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Bones of the Others: The Hemingway Text from the Lost Manuscripts to the Posthumous Novels Hardcover – October 30, 2006

ISBN-13: 978-0873388757 ISBN-10: 0873388755 Edition: First Edition (US) First Printing

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Product Details

  • Hardcover: 162 pages
  • Publisher: Kent State Univ Pr; First Edition (US) First Printing edition (October 30, 2006)
  • Language: English
  • ISBN-10: 0873388755
  • ISBN-13: 978-0873388757
  • Product Dimensions: 0.5 x 6 x 9 inches
  • Shipping Weight: 14.4 ounces (View shipping rates and policies)
  • Average Customer Review: 5.0 out of 5 stars  See all reviews (2 customer reviews)
  • Amazon Best Sellers Rank: #679,599 in Books (See Top 100 in Books)

Editorial Reviews


"There is no work that competes with this.... Every chapter is fresh--and always interesting. The Bones of the Others is a strikingly contemporary way to approach this never-dated modernist. Justice shows how Hemingway got where he was trying to go, perhaps even before he knew the direction himself." -- Linda Wagner-Martin

About the Author

Hilary K. Justice is assistant professor of English at Illinois State University. She holds an A.B. from Dartmouth College, an A.M. from Trinity College, and a Ph.D. from the University of Chicago. She resides in rural Illinois and Provence.

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6 of 6 people found the following review helpful By Billyjack D'Urberville on October 14, 2007
Format: Hardcover Verified Purchase
In his Nobel Prize acceptance speech, Ernest Hemingway described the history of an author's life as the shedding of loneliness, which might work to his advantage or detriment. This concise and well written study, which is nonetheless as densely supported by citation as a brief to the Supreme Court, explicates this theme of unease with making the private public through the course of Hemingway's career. In doing so, it constitutes a major new statement in Hemingway studies -- almost a half-century since the writer's death.

In particular, this study extends the thesis of Rose Marie Burwell's research into the writings unpublished at Hemingway's death, showing how each unfinished late book thematically dovetailed into the next. Justice extends this insight beyond those posthumous books, all the way back to the fabled suitcase lost in Paris by Hemingway's first wife Hadley in the 1920s. For Justice, the "Hemingway text" is everything he wrote, yet this declaration is not bombastic but carefully modulated and, again, at every critical point well supported. Sure, you can disagree with it, and the writer does not try to explicate every Hemingway book like some sort of unified field theory. Yet if you are going to argue against this thesis now, you have real work on your hands -- something on the level of a full scale safari, or maybe even a moon landing. Lit crit doesn't get better than this, and the writing is consistently crisp, focused, and intelligent. Pure theory is relegated to appendix or footnotes, and doesn't crowd the text which is topnotch modern English in the same tradition out of which Hemingway wrote in his public voice.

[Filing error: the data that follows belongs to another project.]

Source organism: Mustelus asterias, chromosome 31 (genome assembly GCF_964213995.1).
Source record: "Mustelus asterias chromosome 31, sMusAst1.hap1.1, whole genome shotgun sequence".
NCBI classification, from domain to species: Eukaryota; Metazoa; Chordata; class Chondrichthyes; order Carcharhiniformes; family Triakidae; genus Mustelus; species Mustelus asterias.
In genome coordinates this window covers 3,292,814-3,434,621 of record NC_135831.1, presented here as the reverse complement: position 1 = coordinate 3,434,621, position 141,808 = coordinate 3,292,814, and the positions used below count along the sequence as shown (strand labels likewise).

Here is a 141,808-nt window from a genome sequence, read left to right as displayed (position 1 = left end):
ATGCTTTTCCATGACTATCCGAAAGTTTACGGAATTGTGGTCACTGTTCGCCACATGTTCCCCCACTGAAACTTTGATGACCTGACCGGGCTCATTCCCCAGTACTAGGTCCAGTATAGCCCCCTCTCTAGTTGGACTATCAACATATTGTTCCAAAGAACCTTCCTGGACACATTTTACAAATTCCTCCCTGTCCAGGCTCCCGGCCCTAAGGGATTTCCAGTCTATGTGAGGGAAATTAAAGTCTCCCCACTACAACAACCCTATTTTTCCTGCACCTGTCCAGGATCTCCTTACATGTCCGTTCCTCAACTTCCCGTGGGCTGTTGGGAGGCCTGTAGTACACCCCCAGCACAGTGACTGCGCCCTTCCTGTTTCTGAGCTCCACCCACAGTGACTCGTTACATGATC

It was fiction which was a risky business for Hemingway, given his Oak Park background and the veritable minefields of his various marriages.
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5 of 5 people found the following review helpful By Richard Kovar on November 24, 2007
Format: Hardcover Verified Purchase
Coming from a family that sent my father and three of my mother's brothers into the experience of World War I, and launched me into the period of World War II at age 12 as a prospective soldier in the footsteps of my older brother and cousins, Ernest Hemingway's writings about men at war with each other and with nature helped me come of age, acquainted me with some of the rude facts of warfare, and introduced me to the generation that lived through both of our World Wars and the period in between. I wasn't bright enough or sensitive enough to "study" his writings in college, even though I was briefly an English major, but I eventually read everything of his that was published, including the neglected mini-essays he contributed to his superb selection of writings about "Men At War" in the anthology of that title.

In time I came to read on my own -- having given up hopes of graduate school -- a considerable body of the biographic analyses and literary criticisms of Hemingway and his generation of writers, which often raised more questions about where Hemingway's writings came from than they answered.

Hilary Justice, who appears to be THE third-generation Hemingway scholar, has captivated me with her deeply researched and closely examined analysis of how the author came to produce his mature works, based on her examination of what is known about the manuscripts famously lost by his first wife and of the details of his life at the time he was writing those originals and, later, when he was producing the familiar works that derived from them. (I may be drawing conclusions firmer than Ms. Justice's scholarly standards would allow.)

In any case, "The Bones of the Others" will be a delight to any reader of Hemingway, fan or scholar. For the mere reader of fiction who, like me, marvels and wonders at how fiction like Hemingway's is created, the book is a revelation. For the serious scholar, this is lit crit at its best.
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